CascadeLed RightLed = CascadeLed(&rstrip, &Rightpix, maxrow, maxcol, RT, GT, BT, 80, 900);

TailLight.ino Arduino Sketch

Not much to say here. The control loop is REALLY simple:

void loop() {

byte leftpin = (analogRead(LEFTPIN) > 50);

byte brakepin = (analogRead(BRAKEPIN) > 50);

byte rightpin = (analogRead(RIGHTPIN) > 50);

// animate or clear the turn signals

// PsudoOn is true when pin is high or between turn signal blinks (pin is actually low)

bool lPsudoOn = LeftLed.Blink(leftpin);

bool rPsudoOn = RightLed.Blink(rightpin);

// animate or clear the brake lights LStopLed.Blink(brakepin); RStopLed.Blink(brakepin);

// only turn on running lights. Let the overlays turn it off // Clear will interfere with overlapping lights

if (!lPsudoOn && !brakepin) LRunLed.Set(true);

if (!rPsudoOn && !brakepin) RRunLed.Set(true);

}

Side notes:

Turn signals switch on and off and will disrupt the pixel animation because the blinking is faster than one animation sequence. The CascadeLed class has a timeout value to absorb the “off” part of the blink and pretend that the signal is still on. This pseudo on is passed back to the main control loop so it knows if the turn signal should be considered on or off instead of using the current pin value. The only minor consequence is that the turn signals don’t immediately turn off when the turn signal is turned off.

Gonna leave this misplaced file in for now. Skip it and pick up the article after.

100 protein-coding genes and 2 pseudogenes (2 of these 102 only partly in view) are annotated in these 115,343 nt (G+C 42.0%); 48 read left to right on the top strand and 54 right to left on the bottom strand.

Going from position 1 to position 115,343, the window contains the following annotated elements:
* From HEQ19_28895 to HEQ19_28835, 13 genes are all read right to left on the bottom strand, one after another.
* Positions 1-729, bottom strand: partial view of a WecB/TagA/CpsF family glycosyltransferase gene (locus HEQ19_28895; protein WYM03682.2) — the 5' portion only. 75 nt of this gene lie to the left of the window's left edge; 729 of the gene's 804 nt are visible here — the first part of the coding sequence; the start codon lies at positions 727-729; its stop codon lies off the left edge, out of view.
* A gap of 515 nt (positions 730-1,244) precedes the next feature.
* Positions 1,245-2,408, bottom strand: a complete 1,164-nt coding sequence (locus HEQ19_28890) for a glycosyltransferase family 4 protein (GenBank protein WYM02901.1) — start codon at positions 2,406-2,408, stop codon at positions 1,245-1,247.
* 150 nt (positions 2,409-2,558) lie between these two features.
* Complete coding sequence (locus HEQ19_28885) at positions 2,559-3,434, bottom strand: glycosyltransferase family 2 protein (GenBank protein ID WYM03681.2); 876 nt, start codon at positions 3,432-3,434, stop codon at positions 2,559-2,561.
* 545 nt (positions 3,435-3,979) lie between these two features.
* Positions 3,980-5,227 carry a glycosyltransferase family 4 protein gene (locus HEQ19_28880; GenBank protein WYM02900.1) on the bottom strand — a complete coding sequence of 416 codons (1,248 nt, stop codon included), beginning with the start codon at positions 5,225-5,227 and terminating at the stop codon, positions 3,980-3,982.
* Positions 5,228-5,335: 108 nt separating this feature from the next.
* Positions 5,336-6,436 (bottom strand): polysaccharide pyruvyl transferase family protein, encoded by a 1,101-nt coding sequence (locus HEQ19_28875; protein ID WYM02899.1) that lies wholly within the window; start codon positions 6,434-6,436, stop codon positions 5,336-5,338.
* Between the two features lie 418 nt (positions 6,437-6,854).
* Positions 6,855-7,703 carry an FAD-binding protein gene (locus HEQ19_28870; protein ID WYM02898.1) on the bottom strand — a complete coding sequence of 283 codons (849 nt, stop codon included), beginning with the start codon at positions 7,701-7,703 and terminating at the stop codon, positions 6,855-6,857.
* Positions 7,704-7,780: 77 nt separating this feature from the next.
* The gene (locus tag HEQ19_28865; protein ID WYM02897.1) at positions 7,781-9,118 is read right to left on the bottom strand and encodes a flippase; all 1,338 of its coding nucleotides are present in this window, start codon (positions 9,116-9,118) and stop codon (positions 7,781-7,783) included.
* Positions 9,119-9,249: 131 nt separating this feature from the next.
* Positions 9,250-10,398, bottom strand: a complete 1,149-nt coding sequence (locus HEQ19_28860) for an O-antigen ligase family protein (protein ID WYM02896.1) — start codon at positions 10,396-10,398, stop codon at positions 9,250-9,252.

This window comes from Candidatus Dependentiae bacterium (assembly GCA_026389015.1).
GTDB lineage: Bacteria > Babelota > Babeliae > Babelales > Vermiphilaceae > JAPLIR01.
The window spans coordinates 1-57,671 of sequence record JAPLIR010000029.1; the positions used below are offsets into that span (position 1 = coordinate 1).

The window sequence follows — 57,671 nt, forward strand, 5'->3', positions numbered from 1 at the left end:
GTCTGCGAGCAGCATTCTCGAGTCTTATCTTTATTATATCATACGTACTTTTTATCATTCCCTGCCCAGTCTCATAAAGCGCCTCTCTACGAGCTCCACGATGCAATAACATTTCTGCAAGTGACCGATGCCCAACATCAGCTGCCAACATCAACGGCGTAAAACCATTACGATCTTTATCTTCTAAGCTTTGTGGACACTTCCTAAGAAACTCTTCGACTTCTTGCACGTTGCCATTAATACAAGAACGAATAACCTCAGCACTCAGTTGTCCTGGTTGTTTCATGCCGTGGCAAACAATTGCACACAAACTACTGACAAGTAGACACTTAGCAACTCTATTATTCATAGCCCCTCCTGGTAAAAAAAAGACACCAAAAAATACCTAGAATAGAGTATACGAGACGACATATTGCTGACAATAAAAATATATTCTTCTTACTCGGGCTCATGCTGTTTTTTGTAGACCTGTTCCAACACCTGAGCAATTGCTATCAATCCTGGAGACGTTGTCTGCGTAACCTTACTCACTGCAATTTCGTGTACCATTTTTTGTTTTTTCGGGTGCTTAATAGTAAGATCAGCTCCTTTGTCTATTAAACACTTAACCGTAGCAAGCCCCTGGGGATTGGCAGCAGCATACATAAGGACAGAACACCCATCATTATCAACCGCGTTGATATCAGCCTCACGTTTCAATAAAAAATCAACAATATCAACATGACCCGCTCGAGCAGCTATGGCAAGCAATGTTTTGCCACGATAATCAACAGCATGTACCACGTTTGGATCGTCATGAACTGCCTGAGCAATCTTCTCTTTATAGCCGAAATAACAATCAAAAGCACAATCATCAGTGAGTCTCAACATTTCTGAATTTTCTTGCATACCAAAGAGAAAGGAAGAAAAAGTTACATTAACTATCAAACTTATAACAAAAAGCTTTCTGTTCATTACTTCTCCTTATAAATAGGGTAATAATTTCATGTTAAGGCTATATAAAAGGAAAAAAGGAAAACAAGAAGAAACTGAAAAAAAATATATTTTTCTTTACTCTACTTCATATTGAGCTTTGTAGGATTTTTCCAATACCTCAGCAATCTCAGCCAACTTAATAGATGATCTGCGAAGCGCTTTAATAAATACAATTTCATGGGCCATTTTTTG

The pixel assignment between turn/brake/running lights overlap. That means turning off one LED animation may turn off the LEDs of another animation. This is only temporary until the current animation is on long enough to repaint its corrupted pixels. I’ve only seen this problem between the turn signal and running light animations. If you choose another running light pixel assignment, this may cause you problems. I’ll consider fixing it if it becomes an annoyance for someone else. For me I’m happy with current way it works.

Code

Schematics

turn signal video
turn signal video
imgp0004_F1FAGUggLy.AVI